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In American politics, stupidity is the name of the game

A collection of some of the best editorial cartoons on hot topics in the news.

But this is not actually an argument against the stimulus. On the contrary, studies showing that the stimulus created or saved as many as 3 million jobs are very hard to refute. It's much easier to pretend that all this money was wasted, although the evidence is overwhelming that we should have stimulated more.

Then there's the structure of our government. Does any other democracy have a powerful legislative branch as undemocratic as the U.S. Senate?

When our republic was created, the population ratio between the largest and smallest state was 13 to 1. Now, it's 68 to 1. Because of the abuse of the filibuster, 41 senators representing less than 11 percent of the nation's population can, in principle, block action supported by 59 senators representing more than 89 percent of our population. And you wonder why it's so hard to get anything done in Washington?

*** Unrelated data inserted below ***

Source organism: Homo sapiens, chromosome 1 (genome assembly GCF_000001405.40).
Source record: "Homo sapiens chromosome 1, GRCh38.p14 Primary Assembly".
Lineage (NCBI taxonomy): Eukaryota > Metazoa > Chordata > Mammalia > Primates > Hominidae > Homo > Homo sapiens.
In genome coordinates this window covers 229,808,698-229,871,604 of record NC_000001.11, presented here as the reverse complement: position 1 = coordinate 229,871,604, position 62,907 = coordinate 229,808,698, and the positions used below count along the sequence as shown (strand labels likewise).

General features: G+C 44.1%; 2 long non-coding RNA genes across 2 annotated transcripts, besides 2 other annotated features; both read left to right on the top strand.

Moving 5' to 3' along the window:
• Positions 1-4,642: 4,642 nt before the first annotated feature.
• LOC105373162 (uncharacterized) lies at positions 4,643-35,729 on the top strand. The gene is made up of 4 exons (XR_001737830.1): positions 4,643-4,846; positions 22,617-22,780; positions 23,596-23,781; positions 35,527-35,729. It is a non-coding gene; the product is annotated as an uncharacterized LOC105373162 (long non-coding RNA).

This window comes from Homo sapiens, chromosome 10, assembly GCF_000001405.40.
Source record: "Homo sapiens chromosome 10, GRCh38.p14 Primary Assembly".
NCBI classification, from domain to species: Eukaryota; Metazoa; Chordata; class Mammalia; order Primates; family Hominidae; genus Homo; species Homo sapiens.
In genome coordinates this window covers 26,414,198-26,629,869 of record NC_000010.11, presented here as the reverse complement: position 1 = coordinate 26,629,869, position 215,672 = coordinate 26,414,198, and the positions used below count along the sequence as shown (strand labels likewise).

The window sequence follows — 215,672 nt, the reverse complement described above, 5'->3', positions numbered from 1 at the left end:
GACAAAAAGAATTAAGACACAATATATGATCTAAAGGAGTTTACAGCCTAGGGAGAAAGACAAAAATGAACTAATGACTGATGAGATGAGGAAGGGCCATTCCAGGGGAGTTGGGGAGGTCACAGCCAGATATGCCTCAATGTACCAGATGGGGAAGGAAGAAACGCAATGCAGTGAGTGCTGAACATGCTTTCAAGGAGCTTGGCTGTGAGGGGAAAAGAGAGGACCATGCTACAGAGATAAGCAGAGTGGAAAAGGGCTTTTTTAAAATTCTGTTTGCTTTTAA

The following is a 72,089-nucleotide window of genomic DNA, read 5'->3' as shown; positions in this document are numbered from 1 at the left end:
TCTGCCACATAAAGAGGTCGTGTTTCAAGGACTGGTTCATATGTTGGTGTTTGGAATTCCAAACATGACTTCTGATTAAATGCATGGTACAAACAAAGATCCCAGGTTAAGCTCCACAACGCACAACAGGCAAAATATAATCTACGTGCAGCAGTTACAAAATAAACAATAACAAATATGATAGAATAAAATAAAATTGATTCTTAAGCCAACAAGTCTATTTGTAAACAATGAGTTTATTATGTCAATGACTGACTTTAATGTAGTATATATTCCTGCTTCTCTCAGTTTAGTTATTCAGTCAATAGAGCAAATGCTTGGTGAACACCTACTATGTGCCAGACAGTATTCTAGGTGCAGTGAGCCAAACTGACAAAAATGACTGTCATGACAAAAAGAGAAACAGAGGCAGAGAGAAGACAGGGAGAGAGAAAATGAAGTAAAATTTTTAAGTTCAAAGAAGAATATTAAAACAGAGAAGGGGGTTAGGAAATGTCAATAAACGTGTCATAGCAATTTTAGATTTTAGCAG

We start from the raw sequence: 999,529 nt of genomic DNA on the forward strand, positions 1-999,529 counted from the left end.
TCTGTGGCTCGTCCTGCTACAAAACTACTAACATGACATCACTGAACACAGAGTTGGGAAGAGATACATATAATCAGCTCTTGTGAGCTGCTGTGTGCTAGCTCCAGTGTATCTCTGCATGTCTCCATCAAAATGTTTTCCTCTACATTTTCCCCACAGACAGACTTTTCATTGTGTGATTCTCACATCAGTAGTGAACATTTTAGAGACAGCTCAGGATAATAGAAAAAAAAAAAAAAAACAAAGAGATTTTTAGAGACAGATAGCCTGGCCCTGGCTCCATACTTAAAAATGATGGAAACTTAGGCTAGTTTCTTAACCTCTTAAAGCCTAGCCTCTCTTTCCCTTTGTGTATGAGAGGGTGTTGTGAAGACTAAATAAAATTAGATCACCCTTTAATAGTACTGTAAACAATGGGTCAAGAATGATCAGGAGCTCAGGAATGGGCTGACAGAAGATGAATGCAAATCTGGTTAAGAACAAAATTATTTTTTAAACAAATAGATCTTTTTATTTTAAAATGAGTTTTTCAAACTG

I'm a chronic optimist about America. But we are letting stupid politics, irrational ideas on fiscal policy and an antiquated political structure undermine our power.

We need a new conservatism in our country that is worthy of the name. We need liberals willing to speak out on the threat our daft politics poses to our influence in the world. We need moderates who do more than stick their fingers in the wind to calculate the halfway point between two political poles.

And, yes, we need to reform a Senate that has become an embarrassment to our democratic claims.

ejdionne@washpost.com


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